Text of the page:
With core data and voice functions dependent on Kaman's Connecticut data center, the company needed to further ensure the system's security. Kaman increased redundancy by building a duplicated data center called "The Bunker" and connected it through the AT&T Ultravailable® Network Service (UVN). This managed network features dual fiber optic pathways. "Both of our data centers are connected on the AT&T Ultravailable ring," explained Galla. "We also have two AT&T points of presence on that same ring in the event that AT&T should have a site disaster."
No sooner was the new facility completed than Mother Nature put it to the test. This time it was a late October snow storm that took out electricity throughout the state for several days, including Kaman's Bloomfield headquarters. Kaman's data centers remained in business, powered by generators and connected to the AT&T Ultravailable network. "It was like a perfect storm that tested all of our recently deployed technology," said Galla. "There were many local businesses that also had power, thanks to their generators, but no connectivity with their providers," Walshaw recalled. "We had connectivity with AT&T."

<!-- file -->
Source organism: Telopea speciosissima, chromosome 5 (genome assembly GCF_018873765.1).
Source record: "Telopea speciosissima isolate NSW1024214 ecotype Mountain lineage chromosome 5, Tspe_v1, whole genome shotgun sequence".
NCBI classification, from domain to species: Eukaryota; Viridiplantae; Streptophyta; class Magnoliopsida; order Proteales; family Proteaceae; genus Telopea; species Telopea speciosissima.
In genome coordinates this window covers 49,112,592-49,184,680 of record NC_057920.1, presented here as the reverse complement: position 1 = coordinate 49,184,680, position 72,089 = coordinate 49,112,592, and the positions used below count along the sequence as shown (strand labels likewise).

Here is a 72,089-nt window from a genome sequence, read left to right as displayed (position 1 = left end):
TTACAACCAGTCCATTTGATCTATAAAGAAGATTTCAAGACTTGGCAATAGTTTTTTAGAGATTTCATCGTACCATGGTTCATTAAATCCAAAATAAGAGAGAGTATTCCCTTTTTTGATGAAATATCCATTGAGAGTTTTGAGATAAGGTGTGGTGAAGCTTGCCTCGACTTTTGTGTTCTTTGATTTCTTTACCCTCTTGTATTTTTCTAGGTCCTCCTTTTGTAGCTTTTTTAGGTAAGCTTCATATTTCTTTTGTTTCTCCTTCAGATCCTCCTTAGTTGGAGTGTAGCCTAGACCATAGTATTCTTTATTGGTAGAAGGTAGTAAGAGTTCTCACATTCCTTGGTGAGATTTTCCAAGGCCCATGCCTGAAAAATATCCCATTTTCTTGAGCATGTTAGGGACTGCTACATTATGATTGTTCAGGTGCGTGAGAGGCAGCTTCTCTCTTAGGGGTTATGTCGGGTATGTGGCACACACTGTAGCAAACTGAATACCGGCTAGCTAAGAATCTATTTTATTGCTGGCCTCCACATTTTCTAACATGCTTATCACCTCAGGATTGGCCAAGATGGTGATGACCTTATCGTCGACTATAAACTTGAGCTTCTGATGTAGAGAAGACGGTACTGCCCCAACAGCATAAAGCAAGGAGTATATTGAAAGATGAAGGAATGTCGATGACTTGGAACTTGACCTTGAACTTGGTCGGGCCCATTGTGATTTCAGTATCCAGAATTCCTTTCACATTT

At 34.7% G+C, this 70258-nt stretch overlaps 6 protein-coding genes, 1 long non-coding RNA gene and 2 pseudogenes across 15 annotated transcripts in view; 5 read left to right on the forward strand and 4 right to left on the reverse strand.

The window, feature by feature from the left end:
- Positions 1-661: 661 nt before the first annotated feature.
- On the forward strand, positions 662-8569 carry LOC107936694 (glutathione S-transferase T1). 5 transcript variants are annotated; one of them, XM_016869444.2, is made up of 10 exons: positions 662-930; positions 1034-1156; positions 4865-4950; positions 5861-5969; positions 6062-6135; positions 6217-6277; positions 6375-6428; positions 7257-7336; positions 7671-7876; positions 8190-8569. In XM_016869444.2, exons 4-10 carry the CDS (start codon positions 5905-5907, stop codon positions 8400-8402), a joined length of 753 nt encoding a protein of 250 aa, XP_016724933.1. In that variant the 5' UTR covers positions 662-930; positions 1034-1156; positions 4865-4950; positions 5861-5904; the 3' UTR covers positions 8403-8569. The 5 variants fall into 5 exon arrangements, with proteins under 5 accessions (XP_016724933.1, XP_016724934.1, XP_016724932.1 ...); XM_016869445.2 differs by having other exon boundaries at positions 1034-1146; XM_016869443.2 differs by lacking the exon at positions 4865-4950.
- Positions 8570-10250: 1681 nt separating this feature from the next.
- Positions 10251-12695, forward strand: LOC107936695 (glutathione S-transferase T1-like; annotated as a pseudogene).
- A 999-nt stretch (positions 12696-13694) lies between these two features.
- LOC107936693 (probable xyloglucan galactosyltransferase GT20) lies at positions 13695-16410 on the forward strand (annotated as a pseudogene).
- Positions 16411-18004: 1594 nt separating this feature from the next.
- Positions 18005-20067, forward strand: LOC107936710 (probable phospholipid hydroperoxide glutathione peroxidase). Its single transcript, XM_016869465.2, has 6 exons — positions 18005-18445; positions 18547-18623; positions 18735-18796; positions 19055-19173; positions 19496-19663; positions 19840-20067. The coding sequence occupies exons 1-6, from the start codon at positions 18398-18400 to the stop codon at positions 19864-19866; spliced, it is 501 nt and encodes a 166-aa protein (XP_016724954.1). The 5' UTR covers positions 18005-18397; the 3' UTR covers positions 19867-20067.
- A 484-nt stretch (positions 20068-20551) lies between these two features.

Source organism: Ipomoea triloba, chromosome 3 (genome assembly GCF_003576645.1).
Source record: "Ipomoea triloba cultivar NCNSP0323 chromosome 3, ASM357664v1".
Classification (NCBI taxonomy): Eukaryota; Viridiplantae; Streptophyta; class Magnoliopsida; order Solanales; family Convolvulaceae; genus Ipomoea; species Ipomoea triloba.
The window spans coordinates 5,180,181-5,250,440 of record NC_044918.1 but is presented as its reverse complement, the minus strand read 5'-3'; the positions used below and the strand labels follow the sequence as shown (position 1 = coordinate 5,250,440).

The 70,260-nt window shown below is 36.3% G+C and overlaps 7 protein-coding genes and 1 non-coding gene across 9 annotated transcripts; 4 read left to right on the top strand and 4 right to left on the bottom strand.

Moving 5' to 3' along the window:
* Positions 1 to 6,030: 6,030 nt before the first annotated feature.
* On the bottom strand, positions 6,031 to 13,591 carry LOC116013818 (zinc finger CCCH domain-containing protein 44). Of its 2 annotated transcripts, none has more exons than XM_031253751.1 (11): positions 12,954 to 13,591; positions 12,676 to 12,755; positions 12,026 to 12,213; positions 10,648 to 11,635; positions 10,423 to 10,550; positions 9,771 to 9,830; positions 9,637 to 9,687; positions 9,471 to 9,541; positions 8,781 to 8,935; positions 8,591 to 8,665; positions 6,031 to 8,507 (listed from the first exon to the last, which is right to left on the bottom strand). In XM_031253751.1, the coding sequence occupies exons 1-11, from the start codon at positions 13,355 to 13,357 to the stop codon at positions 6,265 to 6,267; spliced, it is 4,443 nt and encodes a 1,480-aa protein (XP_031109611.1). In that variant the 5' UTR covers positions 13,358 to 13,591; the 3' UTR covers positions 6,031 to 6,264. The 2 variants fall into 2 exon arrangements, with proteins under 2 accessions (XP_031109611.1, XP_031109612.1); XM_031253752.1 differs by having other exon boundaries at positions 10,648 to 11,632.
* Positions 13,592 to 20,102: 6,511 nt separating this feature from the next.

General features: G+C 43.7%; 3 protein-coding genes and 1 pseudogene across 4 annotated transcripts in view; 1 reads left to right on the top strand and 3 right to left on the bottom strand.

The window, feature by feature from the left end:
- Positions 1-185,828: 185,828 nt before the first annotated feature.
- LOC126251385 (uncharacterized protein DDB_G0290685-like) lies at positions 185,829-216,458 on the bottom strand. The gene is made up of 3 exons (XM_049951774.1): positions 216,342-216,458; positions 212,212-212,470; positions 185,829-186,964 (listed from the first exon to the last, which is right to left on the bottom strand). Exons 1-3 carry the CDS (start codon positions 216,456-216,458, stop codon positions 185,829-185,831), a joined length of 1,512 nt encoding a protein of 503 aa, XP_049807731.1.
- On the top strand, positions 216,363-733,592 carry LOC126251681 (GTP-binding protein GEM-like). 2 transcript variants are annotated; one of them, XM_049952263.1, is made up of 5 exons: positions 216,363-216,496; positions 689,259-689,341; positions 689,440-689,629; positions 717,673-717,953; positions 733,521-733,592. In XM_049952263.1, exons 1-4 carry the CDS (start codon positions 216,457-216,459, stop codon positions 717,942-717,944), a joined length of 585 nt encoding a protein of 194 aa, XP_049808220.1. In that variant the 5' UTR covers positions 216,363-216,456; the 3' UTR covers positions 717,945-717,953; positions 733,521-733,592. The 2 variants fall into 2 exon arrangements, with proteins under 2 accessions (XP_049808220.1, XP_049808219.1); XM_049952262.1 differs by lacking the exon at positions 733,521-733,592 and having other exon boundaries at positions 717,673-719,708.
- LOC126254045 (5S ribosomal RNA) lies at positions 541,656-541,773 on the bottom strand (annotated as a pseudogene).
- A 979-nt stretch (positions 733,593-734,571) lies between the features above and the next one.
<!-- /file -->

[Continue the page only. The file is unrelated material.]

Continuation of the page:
Kaman's updated network infrastructure enables the company to grow with confidence. The solution creates a simple blueprint for connecting new locations. "There are a lot of things you have to do to integrate a new business," said Galla. "As a result of all of that we’ve done, putting in the network and the phone system is probably the easiest part of it." The company also has the flexibility to experiment with other service models, like home-based agents. And, using the AT&T global network, Kaman can take the solution worldwide. "It's all a possibility," Walshaw said.